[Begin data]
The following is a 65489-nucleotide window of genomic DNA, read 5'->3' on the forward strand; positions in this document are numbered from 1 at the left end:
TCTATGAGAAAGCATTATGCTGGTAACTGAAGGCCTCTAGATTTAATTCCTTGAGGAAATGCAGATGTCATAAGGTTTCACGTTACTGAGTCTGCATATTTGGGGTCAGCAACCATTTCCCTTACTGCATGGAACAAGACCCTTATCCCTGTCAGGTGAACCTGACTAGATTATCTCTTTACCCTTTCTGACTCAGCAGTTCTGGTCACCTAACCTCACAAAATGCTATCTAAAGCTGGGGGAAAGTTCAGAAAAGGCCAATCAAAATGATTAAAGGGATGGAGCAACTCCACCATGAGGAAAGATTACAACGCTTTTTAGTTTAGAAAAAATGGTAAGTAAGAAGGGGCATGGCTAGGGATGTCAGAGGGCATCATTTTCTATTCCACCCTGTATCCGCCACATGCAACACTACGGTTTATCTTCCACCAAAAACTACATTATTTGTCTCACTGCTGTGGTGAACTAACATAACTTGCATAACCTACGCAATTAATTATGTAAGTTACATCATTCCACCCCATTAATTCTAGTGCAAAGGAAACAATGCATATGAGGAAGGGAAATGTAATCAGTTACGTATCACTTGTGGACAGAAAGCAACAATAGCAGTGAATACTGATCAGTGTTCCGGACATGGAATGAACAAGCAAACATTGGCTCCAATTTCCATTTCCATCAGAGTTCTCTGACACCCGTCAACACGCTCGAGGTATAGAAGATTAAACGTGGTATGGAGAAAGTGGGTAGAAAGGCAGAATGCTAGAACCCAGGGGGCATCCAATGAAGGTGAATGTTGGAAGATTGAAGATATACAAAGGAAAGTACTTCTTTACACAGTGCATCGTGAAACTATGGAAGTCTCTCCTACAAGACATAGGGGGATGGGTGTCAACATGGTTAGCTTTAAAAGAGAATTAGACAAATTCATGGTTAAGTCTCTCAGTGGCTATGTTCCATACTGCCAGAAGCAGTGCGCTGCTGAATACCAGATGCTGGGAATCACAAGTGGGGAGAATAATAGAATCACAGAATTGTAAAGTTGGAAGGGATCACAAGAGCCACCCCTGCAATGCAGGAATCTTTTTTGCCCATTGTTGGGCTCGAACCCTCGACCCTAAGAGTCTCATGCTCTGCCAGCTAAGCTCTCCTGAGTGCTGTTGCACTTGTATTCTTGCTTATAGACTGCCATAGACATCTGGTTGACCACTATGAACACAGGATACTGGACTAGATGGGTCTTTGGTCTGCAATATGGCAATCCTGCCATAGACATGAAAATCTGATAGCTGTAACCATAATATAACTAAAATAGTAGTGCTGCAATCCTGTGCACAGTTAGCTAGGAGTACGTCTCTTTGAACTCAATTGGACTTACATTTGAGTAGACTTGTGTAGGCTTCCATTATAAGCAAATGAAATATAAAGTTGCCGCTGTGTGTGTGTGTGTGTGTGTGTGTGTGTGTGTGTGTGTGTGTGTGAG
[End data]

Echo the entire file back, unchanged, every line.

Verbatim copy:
The following is a 65489-nucleotide window of genomic DNA, read 5'->3' on the forward strand; positions in this document are numbered from 1 at the left end:
TCTATGAGAAAGCATTATGCTGGTAACTGAAGGCCTCTAGATTTAATTCCTTGAGGAAATGCAGATGTCATAAGGTTTCACGTTACTGAGTCTGCATATTTGGGGTCAGCAACCATTTCCCTTACTGCATGGAACAAGACCCTTATCCCTGTCAGGTGAACCTGACTAGATTATCTCTTTACCCTTTCTGACTCAGCAGTTCTGGTCACCTAACCTCACAAAATGCTATCTAAAGCTGGGGGAAAGTTCAGAAAAGGCCAATCAAAATGATTAAAGGGATGGAGCAACTCCACCATGAGGAAAGATTACAACGCTTTTTAGTTTAGAAAAAATGGTAAGTAAGAAGGGGCATGGCTAGGGATGTCAGAGGGCATCATTTTCTATTCCACCCTGTATCCGCCACATGCAACACTACGGTTTATCTTCCACCAAAAACTACATTATTTGTCTCACTGCTGTGGTGAACTAACATAACTTGCATAACCTACGCAATTAATTATGTAAGTTACATCATTCCACCCCATTAATTCTAGTGCAAAGGAAACAATGCATATGAGGAAGGGAAATGTAATCAGTTACGTATCACTTGTGGACAGAAAGCAACAATAGCAGTGAATACTGATCAGTGTTCCGGACATGGAATGAACAAGCAAACATTGGCTCCAATTTCCATTTCCATCAGAGTTCTCTGACACCCGTCAACACGCTCGAGGTATAGAAGATTAAACGTGGTATGGAGAAAGTGGGTAGAAAGGCAGAATGCTAGAACCCAGGGGGCATCCAATGAAGGTGAATGTTGGAAGATTGAAGATATACAAAGGAAAGTACTTCTTTACACAGTGCATCGTGAAACTATGGAAGTCTCTCCTACAAGACATAGGGGGATGGGTGTCAACATGGTTAGCTTTAAAAGAGAATTAGACAAATTCATGGTTAAGTCTCTCAGTGGCTATGTTCCATACTGCCAGAAGCAGTGCGCTGCTGAATACCAGATGCTGGGAATCACAAGTGGGGAGAATAATAGAATCACAGAATTGTAAAGTTGGAAGGGATCACAAGAGCCACCCCTGCAATGCAGGAATCTTTTTTGCCCATTGTTGGGCTCGAACCCTCGACCCTAAGAGTCTCATGCTCTGCCAGCTAAGCTCTCCTGAGTGCTGTTGCACTTGTATTCTTGCTTATAGACTGCCATAGACATCTGGTTGACCACTATGAACACAGGATACTGGACTAGATGGGTCTTTGGTCTGCAATATGGCAATCCTGCCATAGACATGAAAATCTGATAGCTGTAACCATAATATAACTAAAATAGTAGTGCTGCAATCCTGTGCACAGTTAGCTAGGAGTACGTCTCTTTGAACTCAATTGGACTTACATTTGAGTAGACTTGTGTAGGCTTCCATTATAAGCAAATGAAATATAAAGTTGCCGCTGTGTGTGTGTGTGTGTGTGTGTGTGTGTGTGTGTGTGTGTGTGTGAG